In a historic step on the road toward Christian unity, the World Methodist Conference adopted the Catholic-Lutheran joint declaration on justification July 23. The declaration had been previously approved by the Vatican and the Lutheran World Federation in 1999.
Cardinal Walter Kasper, president of the Pontifical Council for Promoting Christian Unity, called the signing in Seoul, South Korea, “historic” and “a gift of God.”
The agreement on justification, which explains how people are made just in the eyes of God and saved by Jesus Christ, "provides a basis for a more profound common witness before the world," the cardinal reportedly said at the signing.
Two representatives from each of the three church bodies signed the agreement.
Cardinal Kasper expressed his hope that the joint agreement would lead to a commitment to deepen common prayer; to continue theological dialogue, and to “an increase in joint witness to the Gospel of Jesus Christ."
Dialogue between the Methodist and Roman Catholic churches has been ongoing for more than four decades. A Methodist statement about the declaration was drafted and circulated among all member churches of the World Methodist Council for consultation and approval, and all responses were positive. On July 18, delegates to the World Methodist Conference voted unanimously to adopt the declaration.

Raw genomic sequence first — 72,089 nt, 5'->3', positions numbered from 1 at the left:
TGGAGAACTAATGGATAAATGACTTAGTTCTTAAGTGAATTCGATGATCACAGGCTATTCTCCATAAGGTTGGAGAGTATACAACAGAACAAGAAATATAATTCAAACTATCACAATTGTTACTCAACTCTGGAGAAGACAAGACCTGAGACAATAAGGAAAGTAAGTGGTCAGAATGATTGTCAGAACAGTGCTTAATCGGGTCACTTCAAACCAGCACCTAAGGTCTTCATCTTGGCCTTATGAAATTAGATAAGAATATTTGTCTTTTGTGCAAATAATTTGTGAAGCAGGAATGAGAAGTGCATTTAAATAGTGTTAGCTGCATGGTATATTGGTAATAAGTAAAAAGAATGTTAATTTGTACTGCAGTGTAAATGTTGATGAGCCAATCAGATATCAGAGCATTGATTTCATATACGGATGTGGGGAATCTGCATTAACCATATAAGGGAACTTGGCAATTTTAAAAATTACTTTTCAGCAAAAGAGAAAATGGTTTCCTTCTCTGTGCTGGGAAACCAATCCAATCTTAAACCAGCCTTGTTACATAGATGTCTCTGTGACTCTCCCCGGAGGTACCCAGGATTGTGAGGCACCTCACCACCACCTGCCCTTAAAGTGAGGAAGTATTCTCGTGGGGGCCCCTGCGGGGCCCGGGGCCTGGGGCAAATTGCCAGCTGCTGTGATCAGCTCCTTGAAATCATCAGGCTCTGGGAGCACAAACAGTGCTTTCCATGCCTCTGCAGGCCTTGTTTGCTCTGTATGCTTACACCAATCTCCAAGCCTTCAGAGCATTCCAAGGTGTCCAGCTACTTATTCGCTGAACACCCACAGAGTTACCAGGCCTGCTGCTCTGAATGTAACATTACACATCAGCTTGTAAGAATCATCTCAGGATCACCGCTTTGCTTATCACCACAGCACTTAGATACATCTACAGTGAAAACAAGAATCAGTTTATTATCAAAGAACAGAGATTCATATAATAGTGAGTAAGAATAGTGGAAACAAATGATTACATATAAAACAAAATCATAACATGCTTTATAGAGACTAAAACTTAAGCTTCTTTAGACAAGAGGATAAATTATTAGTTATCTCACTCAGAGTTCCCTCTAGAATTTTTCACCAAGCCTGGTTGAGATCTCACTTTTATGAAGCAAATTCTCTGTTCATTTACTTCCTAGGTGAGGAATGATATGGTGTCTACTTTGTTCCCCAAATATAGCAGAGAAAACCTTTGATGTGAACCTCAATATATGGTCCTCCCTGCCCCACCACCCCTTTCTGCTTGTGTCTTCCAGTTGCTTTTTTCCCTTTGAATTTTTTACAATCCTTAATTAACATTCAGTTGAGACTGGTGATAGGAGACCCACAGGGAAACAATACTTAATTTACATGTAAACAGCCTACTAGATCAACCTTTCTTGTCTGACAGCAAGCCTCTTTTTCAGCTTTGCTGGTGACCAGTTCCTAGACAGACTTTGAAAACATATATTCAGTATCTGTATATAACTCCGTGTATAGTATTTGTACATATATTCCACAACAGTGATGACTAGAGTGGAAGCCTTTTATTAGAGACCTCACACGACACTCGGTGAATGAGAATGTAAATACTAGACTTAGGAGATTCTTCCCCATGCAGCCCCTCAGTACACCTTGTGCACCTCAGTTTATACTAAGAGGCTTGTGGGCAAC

The 1999 declaration said: "By grace alone, in faith in Christ's saving work and not because of any merit on our part, we are accepted by God and receive the Holy Spirit, who renews our hearts while equipping us and calling us to good works."
The Methodists said the declaration "corresponds to Methodist doctrine.”
"The Methodist Movement," which grew out of the Anglican Church, "has always understood itself as deeply indebted to the biblical teaching on justification as it was understood by (Martin) Luther and the other reformers," the resolution said.
"But it has also always embraced elements of the doctrine of justification which belong to the Catholic tradition of the early church."
As a guest speaker, Methodist Rev. Dr. Samuel Kobia, general secretary of the World Council of Churches, said the signing was “a giant step to … overcoming Christian divisions.”
“Our world needs a church that bears witness to the Gospel in word and deed,” he added.